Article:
How Educators Can Help Kids Make Sense of Tyre Nichols’s Death
Facing History & Ourselves’s Dimitry Anselme on how teachers can address Nichols’s death in the classroom while affirming students’ grief & anger
At dinner with their families, on school buses and in their own rooms, young people nationwide have witnessed the brutal killing of Tyre Nichols, whether they meant to or not.
As students enter classrooms in the days after a widely publicized funeral in Memphis, experts say educators have a responsibility to acknowledge their anger, grief and sadness — particularly as more than ever before experience symptoms of depression and anxiety.
Nichols, who grew up in Sacramento enmeshed in skater culture and with a love for photography, was father to a 4-year-old son. On Jan. 7, he was pulled over in a traffic stop and severely beaten for three minutes by five police officers on since-released body camera footage. The officers were part of a since-disbanded special unit that policed his Memphis neighborhood. Nichols was unarmed and minutes from home. Three days later, he died in the hospital at age 29. The officers will appear for an arraignment on Feb. 17, charged with second-degree murder.
But Dimitry Anselme, executive program director with the global nonprofit Facing History & Ourselves, said it is now critical to explore Nichols’s life and humanity with young people.
“We don’t want to stay only in death. We’ve lost Tyre. What you want to begin to help [young people] think is, what’s our response? What are the ways by which we want to engage with one another to move to justice?” said Anselme, who oversees workshops and training with educators and staff internationally, guiding constructive and psychologically safe ways to discuss violence and injustice with young learners.
Paramount in this immediate aftermath, according to Anselme, is to offer ways for students to reflect on their emotions like journaling, and emphasize the message: It’s OK not to watch.
While graphic images, including photos of Emmett Till’s open casket and Nichols’s hospital bed shared by family, have forced Americans to contend with extreme anti-Black violence, exposure to such imagery can trigger psychological and physical reactions, such as disrupted eating, sleeping and bed-wetting in children. This is particularly for Black children who may identify with Tyre, experts told Capital B.
In conversation with The 74, Anselme explains how Nichols’s life can be explored alongside critical moments in American history, why inviting young people to reflect is critical in this political moment and best practices gleaned from teaching violent history and genocide.
This interview has been lightly edited for length and clarity.
The 74: What have you been hearing from educators and students in the wake of Tyre Nichols’s death and the recent release of body camera footage?
Anselme: Emotions. A lot of students and teachers are sad. They are frustrated. For many of them, this will not be the first time that they have to have a conversation in the classroom around an episode of police violence or police brutality, particularly targeted toward the loss of a life of a young Black man. So there is a sense of déjà vu and people are really exhausted. Episodes like this contribute to the sense of sadness and powerlessness, like, ‘Oh my God, how many more lessons can I possibly do on gun violence, or the loss of life of a young black man, or another police brutality incident?’ It feels like it is nonstop.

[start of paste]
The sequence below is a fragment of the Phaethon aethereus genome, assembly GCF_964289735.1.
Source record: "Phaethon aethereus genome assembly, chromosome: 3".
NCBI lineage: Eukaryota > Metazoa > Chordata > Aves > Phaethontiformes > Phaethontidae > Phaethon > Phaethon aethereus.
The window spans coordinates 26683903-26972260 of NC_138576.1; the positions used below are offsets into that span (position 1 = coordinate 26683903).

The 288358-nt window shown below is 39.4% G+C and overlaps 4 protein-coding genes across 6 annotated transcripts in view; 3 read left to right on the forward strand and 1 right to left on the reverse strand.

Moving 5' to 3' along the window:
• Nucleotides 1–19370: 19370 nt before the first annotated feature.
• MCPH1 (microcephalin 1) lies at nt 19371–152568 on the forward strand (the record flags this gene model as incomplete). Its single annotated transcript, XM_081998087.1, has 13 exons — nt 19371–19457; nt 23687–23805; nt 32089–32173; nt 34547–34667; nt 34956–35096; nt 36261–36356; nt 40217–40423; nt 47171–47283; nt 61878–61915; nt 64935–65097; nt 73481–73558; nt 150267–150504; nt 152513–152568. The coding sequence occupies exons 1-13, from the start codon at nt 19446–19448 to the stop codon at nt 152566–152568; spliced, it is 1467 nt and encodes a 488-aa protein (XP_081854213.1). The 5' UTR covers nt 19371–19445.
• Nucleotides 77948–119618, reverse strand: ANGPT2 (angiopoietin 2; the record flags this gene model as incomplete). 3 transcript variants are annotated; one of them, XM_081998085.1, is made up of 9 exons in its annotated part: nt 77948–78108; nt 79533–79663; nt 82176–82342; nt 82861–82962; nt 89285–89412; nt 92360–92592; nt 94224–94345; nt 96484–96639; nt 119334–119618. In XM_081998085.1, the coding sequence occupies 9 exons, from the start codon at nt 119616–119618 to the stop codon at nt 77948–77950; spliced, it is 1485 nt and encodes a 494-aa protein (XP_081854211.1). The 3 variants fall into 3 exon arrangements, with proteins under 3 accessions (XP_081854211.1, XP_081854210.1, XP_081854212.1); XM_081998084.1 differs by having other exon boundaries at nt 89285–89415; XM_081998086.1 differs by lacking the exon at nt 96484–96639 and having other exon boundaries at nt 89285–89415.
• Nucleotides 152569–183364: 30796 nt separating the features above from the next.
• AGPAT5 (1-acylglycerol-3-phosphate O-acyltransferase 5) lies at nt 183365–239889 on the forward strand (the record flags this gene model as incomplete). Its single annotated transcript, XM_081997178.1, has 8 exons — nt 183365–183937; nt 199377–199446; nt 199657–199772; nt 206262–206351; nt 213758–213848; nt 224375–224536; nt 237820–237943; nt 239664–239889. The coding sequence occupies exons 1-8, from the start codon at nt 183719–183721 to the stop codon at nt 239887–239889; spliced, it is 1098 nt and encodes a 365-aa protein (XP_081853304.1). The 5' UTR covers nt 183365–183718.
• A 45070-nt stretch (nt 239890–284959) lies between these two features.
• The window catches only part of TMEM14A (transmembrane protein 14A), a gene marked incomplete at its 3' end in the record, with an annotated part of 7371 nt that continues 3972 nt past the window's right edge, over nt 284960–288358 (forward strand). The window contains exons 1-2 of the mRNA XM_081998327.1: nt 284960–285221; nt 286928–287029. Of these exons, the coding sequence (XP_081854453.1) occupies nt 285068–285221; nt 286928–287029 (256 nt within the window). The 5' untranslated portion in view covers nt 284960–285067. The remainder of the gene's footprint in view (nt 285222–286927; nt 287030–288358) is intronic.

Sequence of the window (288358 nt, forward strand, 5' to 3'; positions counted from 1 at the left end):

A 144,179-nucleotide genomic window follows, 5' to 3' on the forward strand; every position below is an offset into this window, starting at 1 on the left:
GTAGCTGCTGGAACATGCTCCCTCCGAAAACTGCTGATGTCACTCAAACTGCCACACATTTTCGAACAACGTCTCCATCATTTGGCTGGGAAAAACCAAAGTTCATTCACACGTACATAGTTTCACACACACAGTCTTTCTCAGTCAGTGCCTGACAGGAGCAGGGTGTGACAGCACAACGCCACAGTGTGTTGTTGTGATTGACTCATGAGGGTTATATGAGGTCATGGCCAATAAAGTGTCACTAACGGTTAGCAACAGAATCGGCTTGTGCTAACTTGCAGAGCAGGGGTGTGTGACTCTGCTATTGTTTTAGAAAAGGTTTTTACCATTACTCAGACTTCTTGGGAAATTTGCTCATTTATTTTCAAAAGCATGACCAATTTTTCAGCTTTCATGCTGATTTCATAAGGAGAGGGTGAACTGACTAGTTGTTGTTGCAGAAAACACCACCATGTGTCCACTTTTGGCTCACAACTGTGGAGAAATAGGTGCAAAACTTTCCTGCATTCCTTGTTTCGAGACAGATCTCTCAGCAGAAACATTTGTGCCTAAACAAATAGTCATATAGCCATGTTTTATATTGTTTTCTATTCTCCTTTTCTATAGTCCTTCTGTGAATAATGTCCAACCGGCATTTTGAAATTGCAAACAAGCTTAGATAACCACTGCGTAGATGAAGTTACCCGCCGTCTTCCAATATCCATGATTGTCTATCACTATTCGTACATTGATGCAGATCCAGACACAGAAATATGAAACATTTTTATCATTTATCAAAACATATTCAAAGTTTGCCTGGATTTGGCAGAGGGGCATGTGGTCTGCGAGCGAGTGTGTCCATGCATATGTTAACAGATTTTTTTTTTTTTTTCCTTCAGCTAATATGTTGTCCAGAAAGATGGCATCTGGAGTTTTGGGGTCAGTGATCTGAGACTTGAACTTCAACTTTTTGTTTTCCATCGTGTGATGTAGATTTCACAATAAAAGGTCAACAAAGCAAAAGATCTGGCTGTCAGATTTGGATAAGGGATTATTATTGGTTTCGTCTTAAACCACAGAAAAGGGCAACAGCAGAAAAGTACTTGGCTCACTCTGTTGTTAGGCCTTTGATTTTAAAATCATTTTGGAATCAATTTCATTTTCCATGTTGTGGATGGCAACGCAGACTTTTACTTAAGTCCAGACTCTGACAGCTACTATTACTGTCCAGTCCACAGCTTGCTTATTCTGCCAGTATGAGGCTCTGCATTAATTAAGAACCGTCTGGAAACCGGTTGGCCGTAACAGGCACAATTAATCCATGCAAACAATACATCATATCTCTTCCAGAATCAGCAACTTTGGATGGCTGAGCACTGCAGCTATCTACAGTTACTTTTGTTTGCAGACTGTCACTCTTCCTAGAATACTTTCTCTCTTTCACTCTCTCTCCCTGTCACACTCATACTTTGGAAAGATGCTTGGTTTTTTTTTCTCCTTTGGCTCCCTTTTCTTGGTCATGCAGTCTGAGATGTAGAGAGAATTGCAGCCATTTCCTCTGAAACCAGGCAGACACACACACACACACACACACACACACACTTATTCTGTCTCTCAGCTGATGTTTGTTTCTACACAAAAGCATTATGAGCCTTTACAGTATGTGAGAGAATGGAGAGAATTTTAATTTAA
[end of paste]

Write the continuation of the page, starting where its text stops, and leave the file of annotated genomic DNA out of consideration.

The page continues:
The other thing we’re hearing is, ‘I don’t want to keep my young people mired in grief, anger.’ It’s not that they’re looking for ‘give me something positive’, but it’s what can I give to young people that does not keep them in a sense of powerlessness, especially in the moment? The kind of national dialogue that’s going on in the country, the incessant fights around racial justice, give young people a sense of change does not happen.
Teachers are looking for ways — I call it teaching for democracy. That is to say, democracies are not perfect. They require that we remain vigilant, that we don’t tire out, that we don’t lose hope, optimism and a sense of engagement. So a lot of our resources are around how do you bring students back to core democratic values? We always select a moment of fracture, usually brought on by violence, with examples of how to repair, rebuild, and what we call choosing to participate. So you don’t just stay in that moment of history that is sad, but you are looking at ways that ordinary people repair. That’s how we teach the civil rights movement, the Reconstruction period, the Holocaust, Armenian Genocide. Here’s the moment of fracture, here are the range of responses that human beings have taken on, look at all the ways by which accountability happens, attempts to have national conversation about memory and legacies, and how to rebuild.
I think a lot of teachers at Facing History know that the work is really around inspiring young people. To say, channel your grief, your sadness, into participation. It’s not to minimize the loss of Tyre. But, increasingly, our sense is we need to provide resources so young people can think about themselves, their rights and responsibilities when they live in a democracy and how they can sustain civic agency.